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The Magiholes are effectively wormholes, except for the fact that the mass of their ends is fixed and unchanging, and that it can be freely moved through space. Would this cause any problems for known physical laws, compared to regular wormholes?

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    $\begingroup$ Yes. Currently wormholes are also just a mathematical construct as far as I know. Wormholes with a finite size are impossible, let alone ones you could travel through. What do you mean the mass is fixed, if the mass is fixed not mater can go through (increasing the mass) and thus you would not have a wormhole? $\endgroup$
    – D.J. Klomp
    May 23, 2021 at 12:05
  • $\begingroup$ @D.J.Klomp What if the mass is fixed, but matter can still pass through? $\endgroup$ May 23, 2021 at 12:08
  • $\begingroup$ So you have massless matter, or do you mean that if I send a kg through a kg of some other material would be send back simultaneously? $\endgroup$
    – D.J. Klomp
    May 23, 2021 at 12:11
  • $\begingroup$ @D.J.Klomp The magiholes would be able to pass matter through themself like a wormhole, but are not affected by what is passing through them $\endgroup$ May 23, 2021 at 12:18
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    $\begingroup$ @D.J.Klomp - They are a theoretical possibility in Einstein's theory of general relativity, see the traversable wormholes section of wikipedia's wormhole article. So although no one has observed one, and future theories might rule them out, according to our current best theories it's not really correct to make the strong claim that "Wormholes with a finite size are impossible, let alone ones you could travel through". $\endgroup$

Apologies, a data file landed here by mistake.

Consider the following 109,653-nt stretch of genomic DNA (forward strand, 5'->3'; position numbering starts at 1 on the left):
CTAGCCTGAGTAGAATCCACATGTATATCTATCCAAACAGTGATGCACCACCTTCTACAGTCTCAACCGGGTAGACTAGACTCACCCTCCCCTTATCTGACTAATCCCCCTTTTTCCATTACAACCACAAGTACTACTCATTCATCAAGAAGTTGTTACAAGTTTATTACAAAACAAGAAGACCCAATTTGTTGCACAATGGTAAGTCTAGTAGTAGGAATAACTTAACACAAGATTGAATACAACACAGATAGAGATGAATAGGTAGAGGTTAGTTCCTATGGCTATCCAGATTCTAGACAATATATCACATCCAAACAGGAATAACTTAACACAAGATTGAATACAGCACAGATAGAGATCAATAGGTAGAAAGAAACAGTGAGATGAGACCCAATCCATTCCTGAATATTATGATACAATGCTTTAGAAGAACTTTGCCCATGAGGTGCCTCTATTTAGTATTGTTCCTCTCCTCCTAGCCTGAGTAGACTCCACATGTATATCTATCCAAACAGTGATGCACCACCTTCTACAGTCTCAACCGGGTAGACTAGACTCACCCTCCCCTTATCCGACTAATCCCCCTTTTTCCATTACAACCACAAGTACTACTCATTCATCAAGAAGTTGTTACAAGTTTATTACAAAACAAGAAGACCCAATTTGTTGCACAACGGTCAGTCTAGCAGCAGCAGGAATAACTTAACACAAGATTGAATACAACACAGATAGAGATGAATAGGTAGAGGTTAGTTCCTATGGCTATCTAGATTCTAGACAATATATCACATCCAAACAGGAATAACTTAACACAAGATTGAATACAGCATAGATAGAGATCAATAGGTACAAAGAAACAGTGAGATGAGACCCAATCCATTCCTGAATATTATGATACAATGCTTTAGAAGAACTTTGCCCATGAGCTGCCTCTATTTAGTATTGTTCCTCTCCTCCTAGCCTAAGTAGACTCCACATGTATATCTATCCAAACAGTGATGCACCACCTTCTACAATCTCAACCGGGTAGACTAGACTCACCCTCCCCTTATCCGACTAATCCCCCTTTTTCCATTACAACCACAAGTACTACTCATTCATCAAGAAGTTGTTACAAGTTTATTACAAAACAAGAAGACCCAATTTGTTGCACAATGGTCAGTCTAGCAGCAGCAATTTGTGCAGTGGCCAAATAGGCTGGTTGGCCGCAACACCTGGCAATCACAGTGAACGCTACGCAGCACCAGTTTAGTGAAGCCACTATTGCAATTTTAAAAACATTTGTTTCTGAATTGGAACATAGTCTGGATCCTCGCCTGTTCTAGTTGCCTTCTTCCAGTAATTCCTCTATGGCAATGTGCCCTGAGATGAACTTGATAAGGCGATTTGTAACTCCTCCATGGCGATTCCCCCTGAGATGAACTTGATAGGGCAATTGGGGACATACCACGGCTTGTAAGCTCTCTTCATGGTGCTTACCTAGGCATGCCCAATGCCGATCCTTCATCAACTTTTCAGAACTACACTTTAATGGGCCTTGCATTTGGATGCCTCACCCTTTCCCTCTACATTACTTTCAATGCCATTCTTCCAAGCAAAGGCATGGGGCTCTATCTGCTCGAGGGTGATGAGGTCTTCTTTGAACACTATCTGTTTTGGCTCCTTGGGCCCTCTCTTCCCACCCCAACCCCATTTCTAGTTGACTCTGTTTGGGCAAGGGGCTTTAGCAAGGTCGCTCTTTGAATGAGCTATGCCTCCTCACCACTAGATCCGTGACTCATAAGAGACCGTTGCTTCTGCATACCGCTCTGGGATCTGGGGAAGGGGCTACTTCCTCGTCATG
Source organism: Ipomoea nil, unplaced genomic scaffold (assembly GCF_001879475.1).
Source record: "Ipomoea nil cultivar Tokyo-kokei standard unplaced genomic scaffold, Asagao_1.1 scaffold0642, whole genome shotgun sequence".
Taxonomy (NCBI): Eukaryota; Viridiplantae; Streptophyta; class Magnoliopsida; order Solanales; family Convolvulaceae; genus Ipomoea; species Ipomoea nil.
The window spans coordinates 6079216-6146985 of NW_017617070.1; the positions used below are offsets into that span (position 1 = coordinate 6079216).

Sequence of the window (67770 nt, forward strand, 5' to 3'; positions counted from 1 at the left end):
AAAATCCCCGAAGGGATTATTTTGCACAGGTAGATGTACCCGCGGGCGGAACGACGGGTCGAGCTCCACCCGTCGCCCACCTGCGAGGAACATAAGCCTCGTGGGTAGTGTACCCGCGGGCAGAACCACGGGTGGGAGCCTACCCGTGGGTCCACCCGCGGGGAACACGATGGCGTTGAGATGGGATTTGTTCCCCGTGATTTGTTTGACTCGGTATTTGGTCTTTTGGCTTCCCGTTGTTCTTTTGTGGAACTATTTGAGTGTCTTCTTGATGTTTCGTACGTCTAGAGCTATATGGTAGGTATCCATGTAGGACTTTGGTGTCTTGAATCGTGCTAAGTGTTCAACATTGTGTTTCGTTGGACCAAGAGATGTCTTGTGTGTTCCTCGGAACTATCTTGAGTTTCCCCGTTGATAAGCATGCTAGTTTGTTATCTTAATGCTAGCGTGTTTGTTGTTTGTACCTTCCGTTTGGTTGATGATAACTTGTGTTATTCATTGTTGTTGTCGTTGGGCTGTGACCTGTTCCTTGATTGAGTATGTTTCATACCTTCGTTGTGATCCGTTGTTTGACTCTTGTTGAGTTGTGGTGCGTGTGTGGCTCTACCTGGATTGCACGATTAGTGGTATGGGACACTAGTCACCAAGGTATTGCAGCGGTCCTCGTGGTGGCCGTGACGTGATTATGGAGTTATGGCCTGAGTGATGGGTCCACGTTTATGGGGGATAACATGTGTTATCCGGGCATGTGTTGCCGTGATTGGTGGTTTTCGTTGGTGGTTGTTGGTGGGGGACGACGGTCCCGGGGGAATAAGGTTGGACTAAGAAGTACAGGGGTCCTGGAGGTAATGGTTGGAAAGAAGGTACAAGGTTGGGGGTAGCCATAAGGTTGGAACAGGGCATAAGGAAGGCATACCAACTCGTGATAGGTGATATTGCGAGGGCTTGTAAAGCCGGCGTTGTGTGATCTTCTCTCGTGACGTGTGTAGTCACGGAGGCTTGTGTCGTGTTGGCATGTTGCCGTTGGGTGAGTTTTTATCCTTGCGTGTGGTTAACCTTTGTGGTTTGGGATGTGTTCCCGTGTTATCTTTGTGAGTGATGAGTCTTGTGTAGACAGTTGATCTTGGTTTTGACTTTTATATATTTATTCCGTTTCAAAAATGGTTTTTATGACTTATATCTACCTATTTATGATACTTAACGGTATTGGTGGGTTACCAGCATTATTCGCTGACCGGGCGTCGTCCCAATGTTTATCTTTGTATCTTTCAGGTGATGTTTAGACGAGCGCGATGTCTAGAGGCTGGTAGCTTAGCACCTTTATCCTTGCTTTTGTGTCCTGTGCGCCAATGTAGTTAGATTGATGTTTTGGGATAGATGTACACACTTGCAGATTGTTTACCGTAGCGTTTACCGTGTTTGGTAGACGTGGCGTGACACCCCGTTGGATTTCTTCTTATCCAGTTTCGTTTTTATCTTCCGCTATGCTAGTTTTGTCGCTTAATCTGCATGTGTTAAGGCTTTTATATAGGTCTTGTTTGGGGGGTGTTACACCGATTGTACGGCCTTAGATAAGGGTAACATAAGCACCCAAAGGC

– Hypnosifl
    May 24, 2021 at 8:30

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For regular wormholes, if you put mass into one end of the wormhole, the mass of that end is going to increase. Then the mass of the other end decreases when the object comes out. This means that the wormhole satisfies the physical law of the local conservation of energy, which physicists are fairly sure is satisfied in the real universe (they're less certain about whether the global conservation of energy is compatible with the general theory of relativity).

What happens to a wormhole if you keep putting mass in at one end and taking it out the other? At some point, you break the wormhole — the general theory of relativity will predict it collapses (something that wormholes have a distressing propensity to do) and you're left with two black holes.

For your proposed wormholes, if the mass of one end doesn't increase when you put an object into that end, you break the local conservation of energy, so it's difficult to see how to reconcile this special type of worm with the law of local conservation of energy.